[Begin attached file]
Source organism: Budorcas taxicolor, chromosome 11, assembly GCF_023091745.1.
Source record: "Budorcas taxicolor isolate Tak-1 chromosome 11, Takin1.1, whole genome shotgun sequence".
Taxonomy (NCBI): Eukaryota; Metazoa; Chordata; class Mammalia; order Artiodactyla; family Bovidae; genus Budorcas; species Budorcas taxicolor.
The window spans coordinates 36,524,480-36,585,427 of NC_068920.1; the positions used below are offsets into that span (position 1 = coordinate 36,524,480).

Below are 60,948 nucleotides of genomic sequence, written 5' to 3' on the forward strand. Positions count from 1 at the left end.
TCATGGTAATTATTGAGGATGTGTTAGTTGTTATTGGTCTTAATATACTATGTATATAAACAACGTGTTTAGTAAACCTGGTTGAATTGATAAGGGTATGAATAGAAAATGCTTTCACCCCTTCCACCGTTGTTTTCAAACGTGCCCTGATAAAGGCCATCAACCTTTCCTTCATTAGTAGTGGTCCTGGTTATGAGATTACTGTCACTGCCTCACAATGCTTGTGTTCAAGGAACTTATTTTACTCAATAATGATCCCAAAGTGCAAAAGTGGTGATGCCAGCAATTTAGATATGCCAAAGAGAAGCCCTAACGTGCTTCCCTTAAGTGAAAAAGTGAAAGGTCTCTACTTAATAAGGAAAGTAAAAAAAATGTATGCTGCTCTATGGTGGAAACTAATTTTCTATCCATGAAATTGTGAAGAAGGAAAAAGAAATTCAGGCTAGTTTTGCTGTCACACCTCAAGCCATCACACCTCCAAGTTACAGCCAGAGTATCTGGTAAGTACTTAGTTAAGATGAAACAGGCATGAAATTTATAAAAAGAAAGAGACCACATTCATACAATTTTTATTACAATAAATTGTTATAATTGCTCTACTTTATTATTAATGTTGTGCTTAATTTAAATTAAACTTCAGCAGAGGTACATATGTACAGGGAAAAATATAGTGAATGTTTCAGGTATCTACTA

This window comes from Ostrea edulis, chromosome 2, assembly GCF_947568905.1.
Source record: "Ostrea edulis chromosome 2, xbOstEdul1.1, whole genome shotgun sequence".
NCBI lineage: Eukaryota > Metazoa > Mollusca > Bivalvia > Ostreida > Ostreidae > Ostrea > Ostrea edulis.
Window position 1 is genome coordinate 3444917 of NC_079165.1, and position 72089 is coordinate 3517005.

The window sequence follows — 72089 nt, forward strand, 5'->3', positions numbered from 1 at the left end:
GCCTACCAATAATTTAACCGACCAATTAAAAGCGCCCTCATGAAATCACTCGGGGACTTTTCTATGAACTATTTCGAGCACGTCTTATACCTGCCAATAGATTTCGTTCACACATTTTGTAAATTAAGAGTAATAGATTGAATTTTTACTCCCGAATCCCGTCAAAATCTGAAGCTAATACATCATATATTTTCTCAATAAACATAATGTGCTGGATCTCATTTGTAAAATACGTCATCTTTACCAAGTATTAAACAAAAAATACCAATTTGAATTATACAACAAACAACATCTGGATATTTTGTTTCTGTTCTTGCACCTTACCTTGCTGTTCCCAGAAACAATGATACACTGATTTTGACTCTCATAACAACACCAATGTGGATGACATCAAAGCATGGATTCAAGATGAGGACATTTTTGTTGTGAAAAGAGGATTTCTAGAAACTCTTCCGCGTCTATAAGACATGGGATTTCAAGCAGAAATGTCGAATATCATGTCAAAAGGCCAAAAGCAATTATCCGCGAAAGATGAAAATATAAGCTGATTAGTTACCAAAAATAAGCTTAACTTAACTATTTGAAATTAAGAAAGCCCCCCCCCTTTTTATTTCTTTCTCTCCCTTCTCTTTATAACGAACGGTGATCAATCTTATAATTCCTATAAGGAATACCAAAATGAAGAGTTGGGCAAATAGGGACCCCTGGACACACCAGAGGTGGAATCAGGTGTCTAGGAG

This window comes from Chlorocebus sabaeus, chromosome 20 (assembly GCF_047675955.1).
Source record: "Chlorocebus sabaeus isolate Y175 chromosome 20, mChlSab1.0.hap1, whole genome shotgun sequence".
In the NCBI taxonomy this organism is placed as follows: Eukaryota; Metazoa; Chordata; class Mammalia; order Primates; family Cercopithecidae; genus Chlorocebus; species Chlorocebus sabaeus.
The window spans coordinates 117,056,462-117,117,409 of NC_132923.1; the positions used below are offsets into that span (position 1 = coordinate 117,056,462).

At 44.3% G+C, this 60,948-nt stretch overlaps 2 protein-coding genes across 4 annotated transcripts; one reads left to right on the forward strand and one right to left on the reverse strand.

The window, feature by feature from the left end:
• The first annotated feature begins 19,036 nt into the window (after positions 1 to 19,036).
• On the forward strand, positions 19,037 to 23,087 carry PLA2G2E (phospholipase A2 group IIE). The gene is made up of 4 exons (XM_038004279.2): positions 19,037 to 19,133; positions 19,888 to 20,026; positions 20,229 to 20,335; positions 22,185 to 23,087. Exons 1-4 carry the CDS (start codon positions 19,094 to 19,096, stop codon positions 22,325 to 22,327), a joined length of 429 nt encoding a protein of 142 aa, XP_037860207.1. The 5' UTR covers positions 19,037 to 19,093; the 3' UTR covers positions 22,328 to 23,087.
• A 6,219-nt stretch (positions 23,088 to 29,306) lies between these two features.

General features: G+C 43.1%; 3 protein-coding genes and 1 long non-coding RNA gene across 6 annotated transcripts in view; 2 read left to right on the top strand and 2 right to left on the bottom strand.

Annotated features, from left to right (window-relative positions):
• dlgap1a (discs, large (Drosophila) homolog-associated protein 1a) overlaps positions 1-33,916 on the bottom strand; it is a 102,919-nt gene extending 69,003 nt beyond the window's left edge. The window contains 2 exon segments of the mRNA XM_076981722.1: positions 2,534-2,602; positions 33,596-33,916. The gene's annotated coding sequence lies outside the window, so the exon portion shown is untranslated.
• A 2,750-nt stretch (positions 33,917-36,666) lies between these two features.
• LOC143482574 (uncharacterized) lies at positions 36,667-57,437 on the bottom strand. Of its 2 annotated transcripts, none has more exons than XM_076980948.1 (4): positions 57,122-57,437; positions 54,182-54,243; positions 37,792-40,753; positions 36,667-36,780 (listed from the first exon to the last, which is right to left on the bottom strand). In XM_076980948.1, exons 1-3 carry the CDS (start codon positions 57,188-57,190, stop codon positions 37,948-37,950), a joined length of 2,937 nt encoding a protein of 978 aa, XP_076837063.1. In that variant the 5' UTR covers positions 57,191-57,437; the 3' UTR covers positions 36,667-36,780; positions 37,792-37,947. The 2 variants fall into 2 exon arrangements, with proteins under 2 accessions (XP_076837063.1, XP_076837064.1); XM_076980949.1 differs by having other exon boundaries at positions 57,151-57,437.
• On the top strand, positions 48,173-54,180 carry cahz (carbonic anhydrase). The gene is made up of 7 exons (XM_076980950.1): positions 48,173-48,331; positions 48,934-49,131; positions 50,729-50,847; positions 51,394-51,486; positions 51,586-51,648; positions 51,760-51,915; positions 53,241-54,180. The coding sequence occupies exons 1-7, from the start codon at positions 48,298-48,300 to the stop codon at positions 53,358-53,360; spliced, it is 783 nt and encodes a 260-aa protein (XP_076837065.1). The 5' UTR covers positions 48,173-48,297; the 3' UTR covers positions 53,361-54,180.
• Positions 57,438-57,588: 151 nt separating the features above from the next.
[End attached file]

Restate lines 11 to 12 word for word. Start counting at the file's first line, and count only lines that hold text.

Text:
The window sequence follows — 72089 nt, forward strand, 5'->3', positions numbered from 1 at the left end:
GCCTACCAATAATTTAACCGACCAATTAAAAGCGCCCTCATGAAATCACTCGGGGACTTTTCTATGAACTATTTCGAGCACGTCTTATACCTGCCAATAGATTTCGTTCACACATTTTGTAAATTAAGAGTAATAGATTGAATTTTTACTCCCGAATCCCGTCAAAATCTGAAGCTAATACATCATATATTTTCTCAATAAACATAATGTGCTGGATCTCATTTGTAAAATACGTCATCTTTACCAAGTATTAAACAAAAAATACCAATTTGAATTATACAACAAACAACATCTGGATATTTTGTTTCTGTTCTTGCACCTTACCTTGCTGTTCCCAGAAACAATGATACACTGATTTTGACTCTCATAACAACACCAATGTGGATGACATCAAAGCATGGATTCAAGATGAGGACATTTTTGTTGTGAAAAGAGGATTTCTAGAAACTCTTCCGCGTCTATAAGACATGGGATTTCAAGCAGAAATGTCGAATATCATGTCAAAAGGCCAAAAGCAATTATCCGCGAAAGATGAAAATATAAGCTGATTAGTTACCAAAAATAAGCTTAACTTAACTATTTGAAATTAAGAAAGCCCCCCCCCTTTTTATTTCTTTCTCTCCCTTCTCTTTATAACGAACGGTGATCAATCTTATAATTCCTATAAGGAATACCAAAATGAAGAGTTGGGCAAATAGGGACCCCTGGACACACCAGAGGTGGAATCAGGTGTCTAGGAG